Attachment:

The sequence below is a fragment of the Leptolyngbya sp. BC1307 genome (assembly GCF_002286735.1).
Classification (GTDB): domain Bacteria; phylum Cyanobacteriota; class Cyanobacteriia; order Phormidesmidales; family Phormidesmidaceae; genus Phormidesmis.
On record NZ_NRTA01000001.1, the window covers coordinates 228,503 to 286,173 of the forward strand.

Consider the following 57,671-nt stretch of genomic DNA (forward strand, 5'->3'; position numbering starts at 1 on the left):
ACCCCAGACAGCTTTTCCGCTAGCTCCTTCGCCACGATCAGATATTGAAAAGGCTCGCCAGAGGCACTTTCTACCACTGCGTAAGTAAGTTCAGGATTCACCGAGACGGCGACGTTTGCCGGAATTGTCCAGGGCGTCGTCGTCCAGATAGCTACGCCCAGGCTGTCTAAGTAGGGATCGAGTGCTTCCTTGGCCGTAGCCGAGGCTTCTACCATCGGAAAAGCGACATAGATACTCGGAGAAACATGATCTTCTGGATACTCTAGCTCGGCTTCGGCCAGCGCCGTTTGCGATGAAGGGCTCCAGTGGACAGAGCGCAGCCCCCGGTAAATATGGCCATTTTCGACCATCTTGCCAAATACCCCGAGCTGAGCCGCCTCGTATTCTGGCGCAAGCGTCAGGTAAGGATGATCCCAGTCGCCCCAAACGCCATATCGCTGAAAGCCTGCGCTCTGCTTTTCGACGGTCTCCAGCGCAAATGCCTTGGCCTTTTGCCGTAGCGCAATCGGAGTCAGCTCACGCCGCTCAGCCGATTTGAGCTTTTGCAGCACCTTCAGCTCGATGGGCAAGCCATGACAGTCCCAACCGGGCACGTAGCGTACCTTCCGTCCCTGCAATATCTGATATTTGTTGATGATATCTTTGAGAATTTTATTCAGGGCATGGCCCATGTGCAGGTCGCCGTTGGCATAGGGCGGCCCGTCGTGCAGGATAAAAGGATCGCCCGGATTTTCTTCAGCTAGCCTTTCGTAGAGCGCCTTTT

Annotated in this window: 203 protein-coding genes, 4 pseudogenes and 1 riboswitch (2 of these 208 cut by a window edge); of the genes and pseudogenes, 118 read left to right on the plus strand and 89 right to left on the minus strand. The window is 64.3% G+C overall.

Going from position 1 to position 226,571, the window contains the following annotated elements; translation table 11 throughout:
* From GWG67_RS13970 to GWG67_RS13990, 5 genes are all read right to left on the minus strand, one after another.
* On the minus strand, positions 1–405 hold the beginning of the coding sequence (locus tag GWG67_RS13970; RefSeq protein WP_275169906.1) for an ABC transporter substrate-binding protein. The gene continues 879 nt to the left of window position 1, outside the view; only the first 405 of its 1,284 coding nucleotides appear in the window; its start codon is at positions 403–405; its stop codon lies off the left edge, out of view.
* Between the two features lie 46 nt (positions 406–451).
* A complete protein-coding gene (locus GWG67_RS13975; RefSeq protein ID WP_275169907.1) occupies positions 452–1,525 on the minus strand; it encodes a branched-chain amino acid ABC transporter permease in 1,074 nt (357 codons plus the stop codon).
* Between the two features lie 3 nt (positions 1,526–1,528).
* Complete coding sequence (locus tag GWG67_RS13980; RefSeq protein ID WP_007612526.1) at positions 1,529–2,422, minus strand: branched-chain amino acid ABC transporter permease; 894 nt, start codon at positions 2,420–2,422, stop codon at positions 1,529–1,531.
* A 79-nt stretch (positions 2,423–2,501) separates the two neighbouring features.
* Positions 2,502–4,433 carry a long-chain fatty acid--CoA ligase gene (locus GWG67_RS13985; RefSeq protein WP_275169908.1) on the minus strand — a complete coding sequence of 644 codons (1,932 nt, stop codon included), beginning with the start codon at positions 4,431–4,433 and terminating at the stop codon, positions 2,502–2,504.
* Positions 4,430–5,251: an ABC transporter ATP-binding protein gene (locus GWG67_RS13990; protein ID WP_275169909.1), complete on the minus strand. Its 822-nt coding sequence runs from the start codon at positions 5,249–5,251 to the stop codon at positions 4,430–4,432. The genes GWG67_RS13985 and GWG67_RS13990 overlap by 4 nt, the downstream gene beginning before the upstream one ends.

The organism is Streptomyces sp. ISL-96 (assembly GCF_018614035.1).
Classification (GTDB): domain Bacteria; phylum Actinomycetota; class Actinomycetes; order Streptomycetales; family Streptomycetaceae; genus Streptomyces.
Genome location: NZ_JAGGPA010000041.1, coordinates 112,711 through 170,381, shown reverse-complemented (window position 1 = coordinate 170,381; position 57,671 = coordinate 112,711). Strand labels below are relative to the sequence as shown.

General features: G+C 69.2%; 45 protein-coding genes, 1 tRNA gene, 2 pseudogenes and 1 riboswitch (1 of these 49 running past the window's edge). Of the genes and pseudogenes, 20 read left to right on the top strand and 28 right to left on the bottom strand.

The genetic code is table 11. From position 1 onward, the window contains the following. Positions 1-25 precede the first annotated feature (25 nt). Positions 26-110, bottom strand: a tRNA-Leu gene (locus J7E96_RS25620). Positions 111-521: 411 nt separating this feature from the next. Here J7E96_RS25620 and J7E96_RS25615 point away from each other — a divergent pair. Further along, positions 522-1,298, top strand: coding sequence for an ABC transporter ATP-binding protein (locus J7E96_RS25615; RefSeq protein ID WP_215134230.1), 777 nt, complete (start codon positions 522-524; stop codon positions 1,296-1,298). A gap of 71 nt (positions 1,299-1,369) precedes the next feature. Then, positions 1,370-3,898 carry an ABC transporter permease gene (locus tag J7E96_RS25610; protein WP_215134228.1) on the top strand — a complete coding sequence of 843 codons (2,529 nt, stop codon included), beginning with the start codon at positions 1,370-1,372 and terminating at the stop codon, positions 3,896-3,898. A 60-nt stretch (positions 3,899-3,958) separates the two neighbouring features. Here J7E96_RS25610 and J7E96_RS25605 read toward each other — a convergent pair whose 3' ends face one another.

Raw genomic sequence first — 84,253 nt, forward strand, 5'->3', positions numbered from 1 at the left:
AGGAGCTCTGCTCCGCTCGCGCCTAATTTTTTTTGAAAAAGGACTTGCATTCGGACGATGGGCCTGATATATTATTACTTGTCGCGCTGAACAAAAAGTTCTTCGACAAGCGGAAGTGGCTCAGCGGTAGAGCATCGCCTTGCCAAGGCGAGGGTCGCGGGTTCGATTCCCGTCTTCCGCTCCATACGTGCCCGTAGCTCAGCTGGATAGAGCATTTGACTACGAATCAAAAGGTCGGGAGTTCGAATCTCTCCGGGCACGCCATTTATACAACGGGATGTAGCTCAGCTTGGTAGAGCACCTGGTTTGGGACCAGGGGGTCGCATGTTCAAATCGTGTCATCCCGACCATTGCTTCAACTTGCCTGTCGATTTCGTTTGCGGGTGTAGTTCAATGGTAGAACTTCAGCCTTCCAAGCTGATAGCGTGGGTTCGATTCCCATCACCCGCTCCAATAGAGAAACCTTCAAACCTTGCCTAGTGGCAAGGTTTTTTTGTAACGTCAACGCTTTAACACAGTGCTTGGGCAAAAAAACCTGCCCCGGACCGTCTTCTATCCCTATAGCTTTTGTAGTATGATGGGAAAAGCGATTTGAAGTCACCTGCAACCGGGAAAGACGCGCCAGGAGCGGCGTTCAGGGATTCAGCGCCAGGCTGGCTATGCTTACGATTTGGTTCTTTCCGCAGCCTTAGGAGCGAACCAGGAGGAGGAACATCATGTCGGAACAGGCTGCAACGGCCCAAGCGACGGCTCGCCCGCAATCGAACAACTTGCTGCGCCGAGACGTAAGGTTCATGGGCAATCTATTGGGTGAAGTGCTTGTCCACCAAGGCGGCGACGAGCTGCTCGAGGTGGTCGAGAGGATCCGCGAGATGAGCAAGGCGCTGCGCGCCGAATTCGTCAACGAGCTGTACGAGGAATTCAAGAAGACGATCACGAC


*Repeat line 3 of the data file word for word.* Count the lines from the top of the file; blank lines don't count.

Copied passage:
On record NZ_NRTA01000001.1, the window covers coordinates 228,503 to 286,173 of the forward strand.